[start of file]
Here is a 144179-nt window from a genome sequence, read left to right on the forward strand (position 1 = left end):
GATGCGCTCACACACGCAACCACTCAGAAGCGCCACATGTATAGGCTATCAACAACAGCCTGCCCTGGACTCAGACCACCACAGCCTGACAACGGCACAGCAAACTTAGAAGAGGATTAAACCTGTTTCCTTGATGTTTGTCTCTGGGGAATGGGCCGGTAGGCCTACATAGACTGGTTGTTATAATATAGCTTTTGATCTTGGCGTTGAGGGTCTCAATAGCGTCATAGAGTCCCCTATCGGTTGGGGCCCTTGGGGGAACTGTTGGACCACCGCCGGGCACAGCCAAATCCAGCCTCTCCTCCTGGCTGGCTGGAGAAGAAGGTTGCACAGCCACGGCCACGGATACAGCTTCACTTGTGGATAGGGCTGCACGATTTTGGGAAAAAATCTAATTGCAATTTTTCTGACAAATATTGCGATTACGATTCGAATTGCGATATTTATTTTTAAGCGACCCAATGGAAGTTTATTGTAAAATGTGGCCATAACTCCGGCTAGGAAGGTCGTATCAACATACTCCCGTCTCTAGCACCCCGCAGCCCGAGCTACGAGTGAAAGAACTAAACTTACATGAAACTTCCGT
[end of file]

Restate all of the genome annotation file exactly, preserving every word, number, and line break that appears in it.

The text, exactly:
Here is a 144179-nt window from a genome sequence, read left to right on the forward strand (position 1 = left end):
GATGCGCTCACACACGCAACCACTCAGAAGCGCCACATGTATAGGCTATCAACAACAGCCTGCCCTGGACTCAGACCACCACAGCCTGACAACGGCACAGCAAACTTAGAAGAGGATTAAACCTGTTTCCTTGATGTTTGTCTCTGGGGAATGGGCCGGTAGGCCTACATAGACTGGTTGTTATAATATAGCTTTTGATCTTGGCGTTGAGGGTCTCAATAGCGTCATAGAGTCCCCTATCGGTTGGGGCCCTTGGGGGAACTGTTGGACCACCGCCGGGCACAGCCAAATCCAGCCTCTCCTCCTGGCTGGCTGGAGAAGAAGGTTGCACAGCCACGGCCACGGATACAGCTTCACTTGTGGATAGGGCTGCACGATTTTGGGAAAAAATCTAATTGCAATTTTTCTGACAAATATTGCGATTACGATTCGAATTGCGATATTTATTTTTAAGCGACCCAATGGAAGTTTATTGTAAAATGTGGCCATAACTCCGGCTAGGAAGGTCGTATCAACATACTCCCGTCTCTAGCACCCCGCAGCCCGAGCTACGAGTGAAAGAACTAAACTTACATGAAACTTCCGT